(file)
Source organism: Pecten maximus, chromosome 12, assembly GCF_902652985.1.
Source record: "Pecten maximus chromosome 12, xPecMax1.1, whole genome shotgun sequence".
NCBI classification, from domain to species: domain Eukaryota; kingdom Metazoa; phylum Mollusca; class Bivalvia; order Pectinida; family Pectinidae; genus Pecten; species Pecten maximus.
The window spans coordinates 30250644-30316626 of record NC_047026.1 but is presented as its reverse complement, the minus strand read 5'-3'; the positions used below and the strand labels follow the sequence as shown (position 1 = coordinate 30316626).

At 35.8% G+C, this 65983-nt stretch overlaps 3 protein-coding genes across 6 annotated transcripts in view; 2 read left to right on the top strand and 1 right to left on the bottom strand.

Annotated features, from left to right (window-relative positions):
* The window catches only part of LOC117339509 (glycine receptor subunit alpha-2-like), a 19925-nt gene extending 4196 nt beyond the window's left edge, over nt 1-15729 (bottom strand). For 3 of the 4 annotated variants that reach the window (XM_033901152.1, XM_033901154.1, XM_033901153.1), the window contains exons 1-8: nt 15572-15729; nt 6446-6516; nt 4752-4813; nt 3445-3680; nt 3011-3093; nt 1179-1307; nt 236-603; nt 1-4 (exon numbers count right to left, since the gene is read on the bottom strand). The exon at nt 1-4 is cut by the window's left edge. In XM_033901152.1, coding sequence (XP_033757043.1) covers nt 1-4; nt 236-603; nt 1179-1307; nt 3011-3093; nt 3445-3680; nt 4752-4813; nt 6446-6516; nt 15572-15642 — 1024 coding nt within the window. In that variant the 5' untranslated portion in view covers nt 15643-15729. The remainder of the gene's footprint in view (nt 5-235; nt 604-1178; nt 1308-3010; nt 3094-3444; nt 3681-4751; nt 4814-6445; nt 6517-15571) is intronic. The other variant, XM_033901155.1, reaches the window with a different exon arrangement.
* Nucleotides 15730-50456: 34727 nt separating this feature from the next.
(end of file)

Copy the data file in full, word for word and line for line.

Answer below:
Source organism: Pecten maximus, chromosome 12, assembly GCF_902652985.1.
Source record: "Pecten maximus chromosome 12, xPecMax1.1, whole genome shotgun sequence".
NCBI classification, from domain to species: domain Eukaryota; kingdom Metazoa; phylum Mollusca; class Bivalvia; order Pectinida; family Pectinidae; genus Pecten; species Pecten maximus.
The window spans coordinates 30250644-30316626 of record NC_047026.1 but is presented as its reverse complement, the minus strand read 5'-3'; the positions used below and the strand labels follow the sequence as shown (position 1 = coordinate 30316626).

At 35.8% G+C, this 65983-nt stretch overlaps 3 protein-coding genes across 6 annotated transcripts in view; 2 read left to right on the top strand and 1 right to left on the bottom strand.

Annotated features, from left to right (window-relative positions):
* The window catches only part of LOC117339509 (glycine receptor subunit alpha-2-like), a 19925-nt gene extending 4196 nt beyond the window's left edge, over nt 1-15729 (bottom strand). For 3 of the 4 annotated variants that reach the window (XM_033901152.1, XM_033901154.1, XM_033901153.1), the window contains exons 1-8: nt 15572-15729; nt 6446-6516; nt 4752-4813; nt 3445-3680; nt 3011-3093; nt 1179-1307; nt 236-603; nt 1-4 (exon numbers count right to left, since the gene is read on the bottom strand). The exon at nt 1-4 is cut by the window's left edge. In XM_033901152.1, coding sequence (XP_033757043.1) covers nt 1-4; nt 236-603; nt 1179-1307; nt 3011-3093; nt 3445-3680; nt 4752-4813; nt 6446-6516; nt 15572-15642 — 1024 coding nt within the window. In that variant the 5' untranslated portion in view covers nt 15643-15729. The remainder of the gene's footprint in view (nt 5-235; nt 604-1178; nt 1308-3010; nt 3094-3444; nt 3681-4751; nt 4814-6445; nt 6517-15571) is intronic. The other variant, XM_033901155.1, reaches the window with a different exon arrangement.
* Nucleotides 15730-50456: 34727 nt separating this feature from the next.